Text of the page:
FTC v. Ticor Title Ins. Co., 504 U.S. 621 (1992)

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OCTOBER TERM, 1991

Syllabus

FEDERAL TRADE COMMISSION v. TICOR TITLE INSURANCE CO. et al.

certiorari to the united states court of appeals for the third circuit

No. 91-72. Argued January 13, 1992—Decided June 12, 1992

Petitioner Federal Trade Commission filed an administrative complaint charging respondent title insurance companies with horizontal price fixing in setting fees for title searches and examinations in violation of 5(a)(1) of the Federal Trade Commission Act. In each of the four States at issue—Connecticut, Wisconsin, Arizona, and Montana—uniform rates were established by a rating bureau licensed by the State and authorized to establish joint rates for its members. Rate filings were made to the state insurance office and became effective unless the State rejected them within a specified period. The Administrative Law Judge held, inter alia, that the rates had been fixed in all four States, but that, in Wisconsin and Montana, respondents' anticompetitive activities were entitled to state-action immunity, as contemplated in Parker v. Brown, 317 U. S. 341, and its progeny. Under this doctrine, a state law or regulatory scheme can be the basis for antitrust immunity if the State (1) has articulated a clear and affirmative policy to allow the anticompetitive conduct and (2) provides active supervision of anticompetitive conduct undertaken by private actors. California Retail Liquor Dealers Assn. v. Midcal Aluminum, Inc., 445 U. S. 97, 105. The Commission, which conceded that the first part of the test was met, held on review that none of the States had conducted sufficient supervision to warrant immunity. The Court of Appeals reversed, holding that the existence of a state regulatory program, if staffed, funded, and empowered by law, satisfied the active supervision requirement. Thus, it concluded, respondents' conduct in all the States was entitled to state-action immunity.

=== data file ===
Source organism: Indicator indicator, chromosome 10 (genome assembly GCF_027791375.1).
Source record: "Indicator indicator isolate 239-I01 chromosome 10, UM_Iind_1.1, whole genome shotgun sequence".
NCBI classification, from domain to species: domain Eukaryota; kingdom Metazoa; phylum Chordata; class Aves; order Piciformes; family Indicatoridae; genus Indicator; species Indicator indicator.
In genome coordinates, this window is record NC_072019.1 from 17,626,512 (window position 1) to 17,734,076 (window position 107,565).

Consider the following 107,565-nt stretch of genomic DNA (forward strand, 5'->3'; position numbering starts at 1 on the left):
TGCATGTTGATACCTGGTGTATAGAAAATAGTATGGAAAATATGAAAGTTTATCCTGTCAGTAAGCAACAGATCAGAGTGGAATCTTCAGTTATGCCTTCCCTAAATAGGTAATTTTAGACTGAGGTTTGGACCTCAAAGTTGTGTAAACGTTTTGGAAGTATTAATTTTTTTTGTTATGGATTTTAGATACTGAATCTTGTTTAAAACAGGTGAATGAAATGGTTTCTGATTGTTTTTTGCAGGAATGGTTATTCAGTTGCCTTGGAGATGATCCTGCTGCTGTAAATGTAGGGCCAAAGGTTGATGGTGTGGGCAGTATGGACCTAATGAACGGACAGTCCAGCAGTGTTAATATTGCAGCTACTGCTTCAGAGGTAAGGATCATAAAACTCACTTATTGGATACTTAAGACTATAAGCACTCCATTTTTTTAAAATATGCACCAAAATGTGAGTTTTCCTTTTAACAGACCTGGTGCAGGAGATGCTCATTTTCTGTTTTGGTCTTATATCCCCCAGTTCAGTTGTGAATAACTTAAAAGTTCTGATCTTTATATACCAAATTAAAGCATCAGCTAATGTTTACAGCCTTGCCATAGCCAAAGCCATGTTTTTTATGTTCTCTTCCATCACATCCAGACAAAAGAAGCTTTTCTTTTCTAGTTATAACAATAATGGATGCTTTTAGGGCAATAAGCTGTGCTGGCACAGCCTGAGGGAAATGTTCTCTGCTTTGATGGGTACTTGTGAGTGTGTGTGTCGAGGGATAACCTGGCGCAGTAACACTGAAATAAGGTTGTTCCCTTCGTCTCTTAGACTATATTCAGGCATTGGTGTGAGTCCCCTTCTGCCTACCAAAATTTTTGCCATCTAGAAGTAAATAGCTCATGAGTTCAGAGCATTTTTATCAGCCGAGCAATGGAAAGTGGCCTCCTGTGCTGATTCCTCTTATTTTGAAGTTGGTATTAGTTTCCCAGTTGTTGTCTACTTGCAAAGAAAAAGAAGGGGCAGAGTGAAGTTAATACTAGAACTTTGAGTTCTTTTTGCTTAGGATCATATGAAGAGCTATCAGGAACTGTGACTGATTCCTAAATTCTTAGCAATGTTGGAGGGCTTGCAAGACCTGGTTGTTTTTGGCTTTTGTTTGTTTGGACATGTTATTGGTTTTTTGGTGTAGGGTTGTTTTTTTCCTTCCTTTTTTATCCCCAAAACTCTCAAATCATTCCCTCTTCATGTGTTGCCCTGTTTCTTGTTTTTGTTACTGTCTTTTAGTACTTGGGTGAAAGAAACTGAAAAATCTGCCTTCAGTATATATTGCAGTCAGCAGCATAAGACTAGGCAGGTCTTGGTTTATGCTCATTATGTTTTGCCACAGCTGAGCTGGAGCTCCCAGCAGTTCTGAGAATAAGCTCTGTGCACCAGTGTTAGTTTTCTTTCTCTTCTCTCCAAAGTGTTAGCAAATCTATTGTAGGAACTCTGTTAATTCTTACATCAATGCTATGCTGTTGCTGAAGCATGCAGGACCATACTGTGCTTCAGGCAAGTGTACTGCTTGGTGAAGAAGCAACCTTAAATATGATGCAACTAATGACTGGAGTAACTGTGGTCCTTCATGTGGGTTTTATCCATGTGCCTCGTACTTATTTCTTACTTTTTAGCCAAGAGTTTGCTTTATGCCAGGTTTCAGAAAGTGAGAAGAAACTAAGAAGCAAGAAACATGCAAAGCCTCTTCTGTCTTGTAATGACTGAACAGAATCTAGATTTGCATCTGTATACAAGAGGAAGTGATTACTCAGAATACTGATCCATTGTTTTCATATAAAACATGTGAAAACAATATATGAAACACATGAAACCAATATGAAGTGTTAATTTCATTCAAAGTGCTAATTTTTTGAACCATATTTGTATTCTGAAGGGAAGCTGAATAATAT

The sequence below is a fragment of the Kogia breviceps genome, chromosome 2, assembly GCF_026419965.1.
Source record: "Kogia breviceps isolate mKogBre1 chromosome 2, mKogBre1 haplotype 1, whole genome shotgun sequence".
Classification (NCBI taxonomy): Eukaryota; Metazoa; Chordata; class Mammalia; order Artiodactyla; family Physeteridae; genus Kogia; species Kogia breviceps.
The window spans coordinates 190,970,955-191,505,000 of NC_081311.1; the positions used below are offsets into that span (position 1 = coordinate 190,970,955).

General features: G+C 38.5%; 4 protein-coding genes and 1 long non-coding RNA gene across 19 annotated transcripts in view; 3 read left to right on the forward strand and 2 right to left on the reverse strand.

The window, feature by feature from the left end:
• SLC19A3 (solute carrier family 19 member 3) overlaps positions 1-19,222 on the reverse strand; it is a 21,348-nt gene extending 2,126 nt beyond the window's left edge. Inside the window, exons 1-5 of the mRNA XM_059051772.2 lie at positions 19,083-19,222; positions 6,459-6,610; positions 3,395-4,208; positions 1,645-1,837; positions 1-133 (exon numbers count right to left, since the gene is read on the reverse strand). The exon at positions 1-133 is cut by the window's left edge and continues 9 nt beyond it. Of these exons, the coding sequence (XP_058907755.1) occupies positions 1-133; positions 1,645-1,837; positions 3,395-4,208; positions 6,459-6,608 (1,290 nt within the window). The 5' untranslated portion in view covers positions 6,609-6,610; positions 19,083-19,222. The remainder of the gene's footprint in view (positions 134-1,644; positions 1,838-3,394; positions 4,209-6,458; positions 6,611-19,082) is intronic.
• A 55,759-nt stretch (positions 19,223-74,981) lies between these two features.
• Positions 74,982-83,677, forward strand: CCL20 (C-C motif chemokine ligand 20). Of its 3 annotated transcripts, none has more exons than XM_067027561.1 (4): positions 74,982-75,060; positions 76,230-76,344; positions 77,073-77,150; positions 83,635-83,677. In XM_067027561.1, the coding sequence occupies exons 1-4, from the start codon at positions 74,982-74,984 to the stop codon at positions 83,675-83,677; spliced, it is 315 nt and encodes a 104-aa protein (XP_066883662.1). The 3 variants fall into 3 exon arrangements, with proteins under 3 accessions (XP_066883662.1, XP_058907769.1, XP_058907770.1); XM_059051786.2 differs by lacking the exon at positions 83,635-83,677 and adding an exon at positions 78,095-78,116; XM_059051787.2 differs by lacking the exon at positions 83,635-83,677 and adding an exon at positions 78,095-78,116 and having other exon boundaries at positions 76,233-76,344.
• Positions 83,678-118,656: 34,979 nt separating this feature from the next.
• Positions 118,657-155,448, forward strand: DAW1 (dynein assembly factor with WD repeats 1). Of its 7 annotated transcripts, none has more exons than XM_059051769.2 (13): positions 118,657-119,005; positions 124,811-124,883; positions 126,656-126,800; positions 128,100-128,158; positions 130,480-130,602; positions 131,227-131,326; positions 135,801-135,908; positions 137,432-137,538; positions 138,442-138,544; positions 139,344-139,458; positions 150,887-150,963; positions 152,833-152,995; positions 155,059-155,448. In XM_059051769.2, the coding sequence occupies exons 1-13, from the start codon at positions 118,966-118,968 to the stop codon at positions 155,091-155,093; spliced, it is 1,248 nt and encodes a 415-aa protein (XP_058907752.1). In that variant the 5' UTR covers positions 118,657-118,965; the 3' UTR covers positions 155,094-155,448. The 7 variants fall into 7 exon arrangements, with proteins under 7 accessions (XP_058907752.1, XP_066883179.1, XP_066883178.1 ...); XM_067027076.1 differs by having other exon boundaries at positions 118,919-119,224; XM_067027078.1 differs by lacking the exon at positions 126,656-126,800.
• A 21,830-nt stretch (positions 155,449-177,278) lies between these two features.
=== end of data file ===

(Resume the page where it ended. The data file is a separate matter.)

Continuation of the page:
Held: 1. State-action immunity is not available under the regulatory schemes in Montana and Wisconsin. Pp. 632-640. (a) Principles of federalism require that federal antitrust laws be subject to supersession by state regulatory programs. Parker, supra, at 350-352; Midcal, supra; Patrick v. Burget, 486 U. S. 94. Midcal's two-part test confirms that States may not confer antitrust immunity on private persons by fiat. Actual state involvement is the precondition for immunity, which is conferred out of respect for the State's ongoing

621

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